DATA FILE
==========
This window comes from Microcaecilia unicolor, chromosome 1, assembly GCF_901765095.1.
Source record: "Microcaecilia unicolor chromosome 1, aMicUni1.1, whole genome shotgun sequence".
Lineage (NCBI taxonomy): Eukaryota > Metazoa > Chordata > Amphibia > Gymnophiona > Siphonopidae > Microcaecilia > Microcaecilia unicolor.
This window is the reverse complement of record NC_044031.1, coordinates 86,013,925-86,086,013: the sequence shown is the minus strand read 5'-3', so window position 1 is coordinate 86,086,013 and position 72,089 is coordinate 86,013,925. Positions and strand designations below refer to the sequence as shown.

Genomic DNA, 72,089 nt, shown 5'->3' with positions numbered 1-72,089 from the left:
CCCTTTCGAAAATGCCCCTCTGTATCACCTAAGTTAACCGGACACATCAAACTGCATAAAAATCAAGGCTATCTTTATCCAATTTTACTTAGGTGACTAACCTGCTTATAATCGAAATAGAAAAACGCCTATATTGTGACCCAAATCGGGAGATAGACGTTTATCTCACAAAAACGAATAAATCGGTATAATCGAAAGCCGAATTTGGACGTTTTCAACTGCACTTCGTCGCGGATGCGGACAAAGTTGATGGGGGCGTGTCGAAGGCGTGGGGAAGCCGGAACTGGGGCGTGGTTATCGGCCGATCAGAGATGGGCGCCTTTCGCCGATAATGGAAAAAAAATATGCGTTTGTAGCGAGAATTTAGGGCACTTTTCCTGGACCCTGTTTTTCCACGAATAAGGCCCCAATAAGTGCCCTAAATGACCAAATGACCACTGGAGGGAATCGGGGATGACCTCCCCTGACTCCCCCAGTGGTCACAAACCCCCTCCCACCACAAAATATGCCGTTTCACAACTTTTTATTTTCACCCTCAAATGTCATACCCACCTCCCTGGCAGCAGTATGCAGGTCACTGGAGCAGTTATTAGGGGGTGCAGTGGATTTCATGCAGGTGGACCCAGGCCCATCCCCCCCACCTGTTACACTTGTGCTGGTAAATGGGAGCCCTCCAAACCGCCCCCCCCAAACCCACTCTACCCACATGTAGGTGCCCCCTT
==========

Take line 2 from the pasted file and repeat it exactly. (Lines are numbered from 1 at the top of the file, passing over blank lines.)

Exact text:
Source record: "Microcaecilia unicolor chromosome 1, aMicUni1.1, whole genome shotgun sequence".